John Turner, 1946-2021
My brother John Turner, community theatre actor, playwright and director, songwriter and rock singer, died suddenly at the age of 75 on 15 November 2021. John was the elder of two brothers born to Hilda Turner, who worked for many years as a shop manager, and Matthew Turner, an engineering supervisor originally from Gateshead, Co. Durham. Both boys grew up in Hilda’s home town of Slough, Berkshire, where they attended the local technical school. It was there, under the aegis of Tom Barnes, our inspirational head of English, where John gained his lifelong passion for the theatre, playing lead roles like Becket in T.S. Eliot’s Murder in the Cathedral, and Francois Villon in ‘The Other Heart’. Tom Barnes even got this play’s author, James Forsyth, to attend rehearsals and advise the young cast. John was hooked.
In 1968 John graduated from Nottingham University with a degree in history. By then he had also performed in several University stage productions, and he was determined to develop a career in the theatre. He joined the Brighton Combination, a not-for-profit collective which aimed to introduce theatre to ‘a different demographic, different audience, younger people’ [Jenny Harris, John’s lifelong partner, who died in 2012].
In 1972 the company moved to Deptford in East London to become part of the Albany Empire as The Combination at The Albany. The Combination’s first show – ‘Watch it All Come Down’ – chronicled the ravages of ruthless urban redevelopment on working class communities, and struck a chord across the country during its tour. He went onto write and direct All Who Sail In Her, Beggars Can’t Be Choosers, Heroes, Race with the Devil and Blood Sugar.
As the Albany’s Artistic Director John worked with many big local musicians like Squeeze, Dire Straits, The Flying Pickets and Elvis Costello. In the late 70’s he formed the band Rubber Johnny in the wake of a wave of violence by nazi skinheads around East London. In 1978 the original Albany Empire was burnt down because of its support for Rock against Racism. Rubber Johnny performed to help support the rebuilding of the Albany, which was open for business three months later. Song titles like ‘Launderette, ‘Allnighter‘, ‘Fruitmachine‘ ‘Guernica’ and the 1980 vinyl masterpiece ‘Nicotine‘, give a flavour of his idiosyncratic songwriting style.
His public profile perhaps peaked with his remarkable performance in the 1980 film MacVicar, starring Roger Daltrey. John’s performance as Panda, a moronic, shuffling old lag banged up in Durham Jail, was in sharp contrast to the quick-witted and strong-willed characters leading the prison riot. He also performed on TV.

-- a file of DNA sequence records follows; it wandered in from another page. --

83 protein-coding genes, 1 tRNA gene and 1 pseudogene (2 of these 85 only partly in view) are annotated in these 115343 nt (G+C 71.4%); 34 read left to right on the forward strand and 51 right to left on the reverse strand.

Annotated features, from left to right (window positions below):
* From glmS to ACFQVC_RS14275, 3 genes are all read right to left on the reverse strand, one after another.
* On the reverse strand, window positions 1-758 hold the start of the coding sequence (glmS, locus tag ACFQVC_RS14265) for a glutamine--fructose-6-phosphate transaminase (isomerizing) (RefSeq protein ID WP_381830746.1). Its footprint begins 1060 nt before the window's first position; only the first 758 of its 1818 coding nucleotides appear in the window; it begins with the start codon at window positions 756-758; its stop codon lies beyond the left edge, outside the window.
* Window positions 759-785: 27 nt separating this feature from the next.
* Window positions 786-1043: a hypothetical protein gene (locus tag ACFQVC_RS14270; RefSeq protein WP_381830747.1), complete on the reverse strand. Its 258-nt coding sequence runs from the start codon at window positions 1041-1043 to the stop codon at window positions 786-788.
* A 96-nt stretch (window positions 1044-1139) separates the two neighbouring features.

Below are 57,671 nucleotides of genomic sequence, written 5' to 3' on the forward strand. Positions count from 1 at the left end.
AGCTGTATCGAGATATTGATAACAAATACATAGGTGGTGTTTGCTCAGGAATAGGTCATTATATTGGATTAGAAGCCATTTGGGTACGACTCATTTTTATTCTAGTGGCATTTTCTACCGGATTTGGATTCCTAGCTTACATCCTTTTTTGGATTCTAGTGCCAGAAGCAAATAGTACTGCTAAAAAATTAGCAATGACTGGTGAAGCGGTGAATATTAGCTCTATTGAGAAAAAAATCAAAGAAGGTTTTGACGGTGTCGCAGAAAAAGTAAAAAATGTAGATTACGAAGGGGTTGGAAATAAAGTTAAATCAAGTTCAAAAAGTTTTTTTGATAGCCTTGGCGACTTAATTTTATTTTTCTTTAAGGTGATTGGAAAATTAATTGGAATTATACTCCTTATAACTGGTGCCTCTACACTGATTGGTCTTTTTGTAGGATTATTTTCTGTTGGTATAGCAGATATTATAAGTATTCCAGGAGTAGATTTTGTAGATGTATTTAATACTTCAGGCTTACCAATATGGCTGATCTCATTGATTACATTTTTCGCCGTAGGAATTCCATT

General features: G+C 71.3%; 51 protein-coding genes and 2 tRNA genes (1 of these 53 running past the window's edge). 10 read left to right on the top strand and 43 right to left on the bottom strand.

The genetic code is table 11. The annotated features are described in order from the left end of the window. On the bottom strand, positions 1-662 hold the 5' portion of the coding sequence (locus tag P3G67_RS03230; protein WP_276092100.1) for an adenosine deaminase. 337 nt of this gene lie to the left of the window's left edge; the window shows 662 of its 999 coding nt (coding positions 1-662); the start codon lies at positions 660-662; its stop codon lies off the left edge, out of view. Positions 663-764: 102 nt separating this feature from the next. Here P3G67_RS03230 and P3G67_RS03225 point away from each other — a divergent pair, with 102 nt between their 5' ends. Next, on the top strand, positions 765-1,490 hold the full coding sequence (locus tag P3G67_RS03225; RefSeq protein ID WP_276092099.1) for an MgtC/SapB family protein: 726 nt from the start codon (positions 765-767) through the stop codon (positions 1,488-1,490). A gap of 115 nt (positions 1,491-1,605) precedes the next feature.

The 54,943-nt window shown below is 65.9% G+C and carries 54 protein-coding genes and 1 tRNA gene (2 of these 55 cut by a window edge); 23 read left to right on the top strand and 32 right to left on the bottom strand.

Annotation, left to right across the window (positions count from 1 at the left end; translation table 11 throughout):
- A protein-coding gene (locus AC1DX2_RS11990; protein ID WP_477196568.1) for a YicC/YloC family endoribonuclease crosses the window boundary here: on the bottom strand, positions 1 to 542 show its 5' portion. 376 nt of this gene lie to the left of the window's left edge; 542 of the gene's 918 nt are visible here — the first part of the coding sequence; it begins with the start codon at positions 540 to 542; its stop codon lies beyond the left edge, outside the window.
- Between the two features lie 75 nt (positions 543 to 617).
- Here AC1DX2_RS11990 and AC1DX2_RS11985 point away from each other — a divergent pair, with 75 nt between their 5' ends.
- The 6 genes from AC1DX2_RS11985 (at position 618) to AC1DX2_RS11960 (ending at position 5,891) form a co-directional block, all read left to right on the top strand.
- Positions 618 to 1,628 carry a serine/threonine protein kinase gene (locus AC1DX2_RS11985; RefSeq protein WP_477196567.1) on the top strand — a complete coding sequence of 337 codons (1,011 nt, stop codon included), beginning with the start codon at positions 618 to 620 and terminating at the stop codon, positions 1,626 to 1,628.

Back on the theatre stage, in 1982 John developed the storyline from a track off Squeeze’s ‘East Side Story’ album into a stage production for the Albany. The play, ‘Labelled with Love’, is set in a smoky Deptford pub threatened with conversion into a disco cocktail bar, its central character an elderly widow suffering translocation and loneliness on her return to London from the States. Transfer to the West End was mooted, but John insisted on using the original cast in their original roles, and the promoters backed out. Jenny and John both left the Combination in 1985; Jenny to work in the National Theatre’s Education Department, and John to work with Circus Senso, which developed from a circus training course Jenny had been running following a six month sabbatical researching new developments in circus. John directed Circus Senso for the Greater London Council Farewell Festival in March 1986 in a little big top at the South Bank Centre, and subsequently produced a show for Christmas 1987 at the Hackney Empire. A particular strength of Circus Senso was its strong and cohesive (if very 1980s) visual style, with great costumes, make-up and hair styling.
In 1989 John was appointed Artistic Director at The Half Moon Theatre in Mile End Road, where, among other productions, he directed Circus Moon, a human circus Christmas show set to a jazz funk score.
Funding problems cut short his work at the Half Moon, and he returned to a more ad hoc role as a writer and director, as well as teaching Theatre Studies to a new generation at Rose Bruford and Lewisham Colleges.
2006 saw the production of Deptford Stories which he wrote and directed. An ambitious celebration of the local community and its changing fortunes since the time of Queen Victoria’s reign, it involved a cast of over 100 people performing in the streets of Deptford and at the Albany, and included individuals and schools. Integral to the development of the performance was the collection of oral history interviews from local people. It also led to the creation of a documentary film about the making of Deptford Stories, as well as the development of resource packs for local schools about the history of the Albany.
Rubber Johnny also reformed during these years, and delivered several memorable performances, including John’s 70th birthday celebration in 2016, performing old and new material. They kept busy during lockdown, recording 13 new songs for a new CD Blue Remote and Closer.
His voice will stay with us for a while yet.